]. External measures, however, as e.g. a comparison with a gold standard, cannot be applied here due to the lack of a gold standard for clustered 'phenodocs'. As internal measure for cluster quality, we sought to gain insight how the data structure changes by choosing different values for k, ranging from 500 to 3,000 (Table ). The results show a number of interesting facts. Firstly, the average number of genes per cluster clearly decreased with increasing k. However, the percentage of clusters that comply with Filter 1 in Table stayed roughly the same. Although those clusters on average contained fewer genes, the number of predicted annotations and affected genes increased considerably with increasing k. This indicates that the top clusters – selected by Filter 1 – become more homogeneous with increasing k, as more clusters have more terms which are annotated to more than 50% of their members. Partly, this is also a statistical effect of the decreasing cluster sizes which naturally lead to more homogeneous groups. At the same time, the precision drops slightly with increasing k while recall increases considerably. This means, that more predictions come along with more errors, but the ratio of errors to the overall amount of predictions decreases. Another effect is that in smaller clusters, there is usually only a single gene left in the test set. The increasing recall shows that more terms from the test set are descriptive in the training set, but the decreasing precision means that the number of terms associated with a single gene cannot compensate for the number of suggestions derived from the training set.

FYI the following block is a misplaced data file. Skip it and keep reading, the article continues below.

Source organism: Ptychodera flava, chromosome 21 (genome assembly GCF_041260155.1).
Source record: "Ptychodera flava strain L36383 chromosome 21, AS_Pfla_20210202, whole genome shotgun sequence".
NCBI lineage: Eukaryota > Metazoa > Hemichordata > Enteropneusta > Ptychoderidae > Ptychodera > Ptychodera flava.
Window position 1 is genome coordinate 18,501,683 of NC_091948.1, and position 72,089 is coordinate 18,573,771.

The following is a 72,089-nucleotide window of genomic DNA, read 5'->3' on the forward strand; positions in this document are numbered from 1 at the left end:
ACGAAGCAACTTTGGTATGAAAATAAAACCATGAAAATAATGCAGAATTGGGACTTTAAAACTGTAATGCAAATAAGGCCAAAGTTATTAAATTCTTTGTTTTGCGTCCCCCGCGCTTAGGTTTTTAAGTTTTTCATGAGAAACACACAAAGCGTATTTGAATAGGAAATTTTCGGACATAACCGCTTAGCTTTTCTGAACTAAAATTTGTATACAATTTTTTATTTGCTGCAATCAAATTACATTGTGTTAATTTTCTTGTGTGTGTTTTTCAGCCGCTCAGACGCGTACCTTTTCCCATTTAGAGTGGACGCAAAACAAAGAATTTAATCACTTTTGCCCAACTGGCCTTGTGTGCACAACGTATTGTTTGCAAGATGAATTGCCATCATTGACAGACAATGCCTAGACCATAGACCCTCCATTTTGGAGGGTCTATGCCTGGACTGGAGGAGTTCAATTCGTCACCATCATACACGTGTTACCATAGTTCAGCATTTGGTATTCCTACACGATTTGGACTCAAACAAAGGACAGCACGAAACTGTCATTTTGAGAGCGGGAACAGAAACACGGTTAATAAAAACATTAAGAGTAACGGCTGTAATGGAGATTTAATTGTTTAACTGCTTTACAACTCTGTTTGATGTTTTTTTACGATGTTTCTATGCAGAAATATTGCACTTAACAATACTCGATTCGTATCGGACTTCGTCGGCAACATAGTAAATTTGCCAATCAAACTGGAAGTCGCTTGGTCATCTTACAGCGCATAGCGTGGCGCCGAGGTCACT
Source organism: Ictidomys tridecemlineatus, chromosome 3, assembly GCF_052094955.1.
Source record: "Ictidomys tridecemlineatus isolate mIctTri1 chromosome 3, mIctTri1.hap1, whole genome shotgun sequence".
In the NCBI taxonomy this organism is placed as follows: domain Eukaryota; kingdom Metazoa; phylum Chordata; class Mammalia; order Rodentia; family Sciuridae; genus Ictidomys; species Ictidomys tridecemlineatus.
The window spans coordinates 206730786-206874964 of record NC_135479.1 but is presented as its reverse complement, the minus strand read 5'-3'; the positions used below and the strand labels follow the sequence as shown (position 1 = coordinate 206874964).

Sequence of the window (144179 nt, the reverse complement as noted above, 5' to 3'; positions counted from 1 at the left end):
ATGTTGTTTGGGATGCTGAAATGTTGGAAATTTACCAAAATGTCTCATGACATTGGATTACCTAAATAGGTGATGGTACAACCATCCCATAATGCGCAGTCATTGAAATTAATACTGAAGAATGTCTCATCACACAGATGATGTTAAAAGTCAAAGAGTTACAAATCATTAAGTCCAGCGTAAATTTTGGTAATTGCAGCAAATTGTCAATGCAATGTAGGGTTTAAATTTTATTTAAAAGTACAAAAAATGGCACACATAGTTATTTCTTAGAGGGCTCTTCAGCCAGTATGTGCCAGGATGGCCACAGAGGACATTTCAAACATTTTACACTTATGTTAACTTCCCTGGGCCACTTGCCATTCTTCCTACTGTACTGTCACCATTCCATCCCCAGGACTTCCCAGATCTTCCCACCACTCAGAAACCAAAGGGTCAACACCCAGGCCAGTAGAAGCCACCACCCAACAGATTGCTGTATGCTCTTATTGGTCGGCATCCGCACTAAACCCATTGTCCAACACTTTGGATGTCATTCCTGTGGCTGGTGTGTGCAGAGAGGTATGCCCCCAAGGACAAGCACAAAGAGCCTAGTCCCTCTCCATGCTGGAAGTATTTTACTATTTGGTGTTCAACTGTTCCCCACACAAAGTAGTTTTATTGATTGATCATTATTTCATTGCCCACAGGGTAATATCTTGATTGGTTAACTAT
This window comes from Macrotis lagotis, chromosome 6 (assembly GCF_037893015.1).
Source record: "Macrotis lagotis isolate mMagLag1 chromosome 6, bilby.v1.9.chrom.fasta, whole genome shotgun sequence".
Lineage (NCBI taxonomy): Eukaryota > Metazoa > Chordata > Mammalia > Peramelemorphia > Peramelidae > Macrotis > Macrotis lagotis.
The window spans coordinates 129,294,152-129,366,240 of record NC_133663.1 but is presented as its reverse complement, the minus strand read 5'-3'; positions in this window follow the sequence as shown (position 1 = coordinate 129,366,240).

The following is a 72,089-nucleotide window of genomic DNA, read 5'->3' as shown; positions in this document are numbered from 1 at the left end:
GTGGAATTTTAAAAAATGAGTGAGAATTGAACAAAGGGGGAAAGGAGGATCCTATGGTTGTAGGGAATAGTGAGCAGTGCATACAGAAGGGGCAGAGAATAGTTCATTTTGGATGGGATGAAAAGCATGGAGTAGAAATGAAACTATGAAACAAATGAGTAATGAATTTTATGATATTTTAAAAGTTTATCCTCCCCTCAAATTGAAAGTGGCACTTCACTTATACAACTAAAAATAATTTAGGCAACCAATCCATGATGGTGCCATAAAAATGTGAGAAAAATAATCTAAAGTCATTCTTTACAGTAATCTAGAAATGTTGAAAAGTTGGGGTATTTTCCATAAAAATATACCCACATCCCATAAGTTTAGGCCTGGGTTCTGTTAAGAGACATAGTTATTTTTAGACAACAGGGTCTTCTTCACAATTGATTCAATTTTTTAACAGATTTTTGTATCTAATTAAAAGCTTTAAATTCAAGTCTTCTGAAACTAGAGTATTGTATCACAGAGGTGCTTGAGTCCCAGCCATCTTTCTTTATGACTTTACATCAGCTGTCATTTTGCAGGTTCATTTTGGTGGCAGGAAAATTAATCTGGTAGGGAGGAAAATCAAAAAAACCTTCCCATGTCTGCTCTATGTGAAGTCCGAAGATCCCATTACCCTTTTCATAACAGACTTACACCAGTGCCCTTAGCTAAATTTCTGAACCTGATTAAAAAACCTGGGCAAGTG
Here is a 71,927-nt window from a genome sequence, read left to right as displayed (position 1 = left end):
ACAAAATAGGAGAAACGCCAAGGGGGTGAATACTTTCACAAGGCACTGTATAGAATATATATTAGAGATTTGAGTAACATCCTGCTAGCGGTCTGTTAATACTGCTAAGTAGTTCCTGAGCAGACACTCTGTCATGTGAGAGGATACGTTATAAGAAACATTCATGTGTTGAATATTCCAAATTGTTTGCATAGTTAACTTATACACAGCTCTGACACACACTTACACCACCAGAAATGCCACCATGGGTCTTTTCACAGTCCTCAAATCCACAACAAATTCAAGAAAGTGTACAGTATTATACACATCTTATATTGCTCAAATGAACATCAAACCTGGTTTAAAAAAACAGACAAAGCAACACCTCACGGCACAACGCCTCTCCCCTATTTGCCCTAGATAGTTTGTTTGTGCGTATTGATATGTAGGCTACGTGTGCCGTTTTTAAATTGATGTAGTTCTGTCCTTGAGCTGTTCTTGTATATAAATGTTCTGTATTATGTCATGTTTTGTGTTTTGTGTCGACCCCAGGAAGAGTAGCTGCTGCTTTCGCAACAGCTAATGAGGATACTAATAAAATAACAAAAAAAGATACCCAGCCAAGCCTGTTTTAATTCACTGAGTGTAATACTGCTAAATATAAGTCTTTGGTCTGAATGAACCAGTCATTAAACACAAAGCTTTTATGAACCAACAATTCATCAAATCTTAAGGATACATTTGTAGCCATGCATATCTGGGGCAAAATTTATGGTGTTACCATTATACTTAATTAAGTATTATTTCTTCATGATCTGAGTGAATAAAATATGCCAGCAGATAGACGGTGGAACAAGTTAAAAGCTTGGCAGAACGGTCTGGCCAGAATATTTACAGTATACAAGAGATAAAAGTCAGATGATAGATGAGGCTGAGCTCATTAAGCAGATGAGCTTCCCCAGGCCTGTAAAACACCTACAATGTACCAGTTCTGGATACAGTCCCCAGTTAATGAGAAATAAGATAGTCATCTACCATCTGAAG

The distribution of clusters with their characteristics given different values for k (the number of clusters) from 500 to 3,000.
While the correlation between GO-similarity and phenotype similarity drops significantly for increasing k, the percentage of single-species clusters increases. This is an indication that the homogeneity within clusters mentioned above shifts from a functional to a methodical, i.e. a descriptive homogeneity owned by the fact that similar vocabulary – from the same species – yields less variance than similar function.
Thus, k is an important parameter to balance the trade-offs between precision, recall and number of predictions. One can either choose a small k-value, resulting in few high quality predictions, or a larger k-value, resulting in a much larger number of less accurate predictions. Clearly, the choice of the k-value depends on the concrete application. As our goal was the best precision with acceptable recall, we found k = 1,000 most suited, although a large k (k = 3,000) resulting in many small clusters yields the best technical solution with an F-Measure of 0.385 (precision = 60.3% and recall = 28.3%).